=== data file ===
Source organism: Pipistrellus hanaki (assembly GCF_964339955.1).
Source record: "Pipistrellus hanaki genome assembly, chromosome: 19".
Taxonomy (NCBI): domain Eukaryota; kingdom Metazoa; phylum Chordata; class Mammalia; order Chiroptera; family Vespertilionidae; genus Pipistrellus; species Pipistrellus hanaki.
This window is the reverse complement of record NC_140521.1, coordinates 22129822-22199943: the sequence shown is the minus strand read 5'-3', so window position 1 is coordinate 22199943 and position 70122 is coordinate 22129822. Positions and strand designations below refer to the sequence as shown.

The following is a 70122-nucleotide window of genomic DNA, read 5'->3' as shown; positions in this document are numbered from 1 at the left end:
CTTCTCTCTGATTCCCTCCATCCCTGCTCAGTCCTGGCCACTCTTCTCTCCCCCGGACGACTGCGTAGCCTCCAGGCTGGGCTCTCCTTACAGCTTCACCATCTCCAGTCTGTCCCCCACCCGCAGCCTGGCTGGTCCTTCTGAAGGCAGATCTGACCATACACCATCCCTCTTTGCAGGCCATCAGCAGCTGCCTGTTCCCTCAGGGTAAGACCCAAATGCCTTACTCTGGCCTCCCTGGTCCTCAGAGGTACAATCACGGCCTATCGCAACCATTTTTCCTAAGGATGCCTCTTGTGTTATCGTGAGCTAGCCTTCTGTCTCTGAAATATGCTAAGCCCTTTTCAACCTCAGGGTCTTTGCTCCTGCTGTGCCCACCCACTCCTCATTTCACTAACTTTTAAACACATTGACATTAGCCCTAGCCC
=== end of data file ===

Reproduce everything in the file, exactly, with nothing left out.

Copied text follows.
Source organism: Pipistrellus hanaki (assembly GCF_964339955.1).
Source record: "Pipistrellus hanaki genome assembly, chromosome: 19".
Taxonomy (NCBI): domain Eukaryota; kingdom Metazoa; phylum Chordata; class Mammalia; order Chiroptera; family Vespertilionidae; genus Pipistrellus; species Pipistrellus hanaki.
This window is the reverse complement of record NC_140521.1, coordinates 22129822-22199943: the sequence shown is the minus strand read 5'-3', so window position 1 is coordinate 22199943 and position 70122 is coordinate 22129822. Positions and strand designations below refer to the sequence as shown.

The following is a 70122-nucleotide window of genomic DNA, read 5'->3' as shown; positions in this document are numbered from 1 at the left end:
CTTCTCTCTGATTCCCTCCATCCCTGCTCAGTCCTGGCCACTCTTCTCTCCCCCGGACGACTGCGTAGCCTCCAGGCTGGGCTCTCCTTACAGCTTCACCATCTCCAGTCTGTCCCCCACCCGCAGCCTGGCTGGTCCTTCTGAAGGCAGATCTGACCATACACCATCCCTCTTTGCAGGCCATCAGCAGCTGCCTGTTCCCTCAGGGTAAGACCCAAATGCCTTACTCTGGCCTCCCTGGTCCTCAGAGGTACAATCACGGCCTATCGCAACCATTTTTCCTAAGGATGCCTCTTGTGTTATCGTGAGCTAGCCTTCTGTCTCTGAAATATGCTAAGCCCTTTTCAACCTCAGGGTCTTTGCTCCTGCTGTGCCCACCCACTCCTCATTTCACTAACTTTTAAACACATTGACATTAGCCCTAGCCC